Instead of writing my paper, or studying statistics, or reading my never-ending homework chapters, I took a moment to ponder what possible insight I could glean from the writings of Gilbert Keith Chesterton. In his piece called Enjoying the Floods and Other Disasters (July 21, 1906 Illustrated London News), he mused that he had missed the flooding of London for his trip to the country and rambled on of all the inconveniences one faces which can be joyful in some aspect. He wrote of some of these, such as waiting for a train and grumbling while a child sees the station as a vast play land filled with immense discoveries yet to come; and, chasing a hat on a windy day as such an unpleasantry (I know that's not a word, but it should be), and yet one could chase a leather ball and be applauded. (This is paraphrased of course and I am sure I have all but butchered his eloquent thought process.) He sums it all up by saying that inconveniences, whatever they may be, should carry within us some form of poetic enjoyment. This was pulled together to call attention to the importance of guidance as a spiritual discipline. While I was delighted to read this article in all of its romantic illusions of seemingly disastrous events; I still sat back and wondered what in the world does any of this have to do with guidance as a spiritual discipline. Then it hit me...
I used to look at guidance as having someone there for me to consult with; someone who actually knows what I am attempting to accomplish in the future so that if/when I unknowingly diverge, I can be lead back not too much worse for the wear. :) While I don't believe I am too far off, I think I will add to my thought process. I can see guidance now as also a way of seeing things that aren't focus driven, but rather "now" focused - if you will. Today is a day rushed with goals to accomplish and eyes so set on the results, or the proverbial "bottom line," that we fly by (at hyper-speed I might add) the beauty of the day, the wonder that God places right before our very eyes. A.W. Tozer said "In the deep heart of the man was a shrine where none but God was worthy to come. Within him was God; without, a thousand gifts which God had showered upon him" (The Pursuit of God: The Blessedness of Possessing Nothing).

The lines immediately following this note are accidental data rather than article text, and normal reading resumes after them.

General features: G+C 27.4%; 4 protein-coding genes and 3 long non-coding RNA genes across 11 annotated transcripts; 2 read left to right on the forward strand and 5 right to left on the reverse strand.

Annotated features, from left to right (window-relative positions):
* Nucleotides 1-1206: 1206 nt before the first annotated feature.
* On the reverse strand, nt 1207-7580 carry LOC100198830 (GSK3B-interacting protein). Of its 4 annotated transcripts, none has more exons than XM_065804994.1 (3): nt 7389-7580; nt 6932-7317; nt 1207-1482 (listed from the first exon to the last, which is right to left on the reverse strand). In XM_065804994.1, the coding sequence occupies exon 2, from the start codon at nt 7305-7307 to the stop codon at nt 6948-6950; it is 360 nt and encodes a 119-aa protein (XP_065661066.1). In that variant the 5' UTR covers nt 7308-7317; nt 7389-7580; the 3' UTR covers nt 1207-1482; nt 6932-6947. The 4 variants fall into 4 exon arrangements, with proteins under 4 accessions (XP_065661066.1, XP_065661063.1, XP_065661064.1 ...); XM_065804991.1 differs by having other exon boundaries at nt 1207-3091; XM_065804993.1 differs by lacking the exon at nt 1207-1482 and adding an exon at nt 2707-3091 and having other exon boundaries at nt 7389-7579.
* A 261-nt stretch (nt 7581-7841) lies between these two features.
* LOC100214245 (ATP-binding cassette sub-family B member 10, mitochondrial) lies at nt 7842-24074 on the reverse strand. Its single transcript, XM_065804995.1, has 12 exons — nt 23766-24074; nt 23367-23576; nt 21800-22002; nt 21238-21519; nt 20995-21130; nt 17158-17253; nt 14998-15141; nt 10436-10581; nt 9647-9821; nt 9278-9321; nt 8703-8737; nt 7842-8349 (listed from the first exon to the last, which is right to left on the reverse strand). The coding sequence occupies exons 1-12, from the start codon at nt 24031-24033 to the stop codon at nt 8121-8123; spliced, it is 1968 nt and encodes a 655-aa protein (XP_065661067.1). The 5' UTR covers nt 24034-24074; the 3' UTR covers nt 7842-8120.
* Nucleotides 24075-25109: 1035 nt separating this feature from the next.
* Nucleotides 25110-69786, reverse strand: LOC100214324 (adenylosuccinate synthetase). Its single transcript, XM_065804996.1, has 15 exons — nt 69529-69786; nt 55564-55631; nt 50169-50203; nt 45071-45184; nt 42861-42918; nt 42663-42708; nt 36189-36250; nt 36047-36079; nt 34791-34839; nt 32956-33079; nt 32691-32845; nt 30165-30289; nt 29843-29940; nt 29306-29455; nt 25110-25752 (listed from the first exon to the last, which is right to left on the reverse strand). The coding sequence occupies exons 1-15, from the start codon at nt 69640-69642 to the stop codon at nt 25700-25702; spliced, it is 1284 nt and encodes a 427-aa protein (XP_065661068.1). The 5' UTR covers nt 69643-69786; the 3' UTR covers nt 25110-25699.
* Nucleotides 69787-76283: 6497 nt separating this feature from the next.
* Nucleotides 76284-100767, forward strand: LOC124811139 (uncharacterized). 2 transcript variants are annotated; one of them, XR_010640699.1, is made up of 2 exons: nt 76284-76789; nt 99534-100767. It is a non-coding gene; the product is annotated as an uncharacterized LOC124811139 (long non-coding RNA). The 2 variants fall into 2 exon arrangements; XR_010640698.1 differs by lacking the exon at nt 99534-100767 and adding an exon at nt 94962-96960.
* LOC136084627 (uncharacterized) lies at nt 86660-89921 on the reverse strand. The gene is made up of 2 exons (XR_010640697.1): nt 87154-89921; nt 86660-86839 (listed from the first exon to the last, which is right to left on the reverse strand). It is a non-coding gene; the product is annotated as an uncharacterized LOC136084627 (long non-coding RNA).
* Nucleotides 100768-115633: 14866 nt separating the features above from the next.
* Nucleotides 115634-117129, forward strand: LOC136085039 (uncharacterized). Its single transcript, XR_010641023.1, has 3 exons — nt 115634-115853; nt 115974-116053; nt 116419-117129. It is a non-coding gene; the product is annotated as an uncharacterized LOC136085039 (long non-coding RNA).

I am of the opinion that to deeply pursue the things we desire without looking around and taking note of the "gifts" the Lord has given to us, is to endure the race with all self-sufficiency - self propelled - and selfishly, not trusting in or being guided by the One who gives us life, passion, and the drive to press toward that goal.
"Not that I have already obtained all this, or have already been made perfect, but I press on to take hold of that for which Christ Jesus took hold of me. Brothers, I do not consider myself yet to have taken hold of it. But one thing I do: Forgetting what is behind and straining toward what is ahead, I press on toward the goal to win the prize for which God has called me heavenward in Christ Jesus. All of us who are mature should take such a view of things. And if on some point you think differently, that too God will make clear to you. Only let us live up to what we have already attained." (Phil 3:12-16)
I am not thrilled about clichés, but stop and smell the flowers along the way - they were a gift to make the journey far more pleasurable than rushed. Who is in a hurry anyway...God will complete his purpose any way He chooses, so I will choose to be guided by Him and find the wonder again in all the gifts He so freely gives me.
ps...if you choose to do the same, don't forget to give thanks. He is above and beyond worthy of it. :D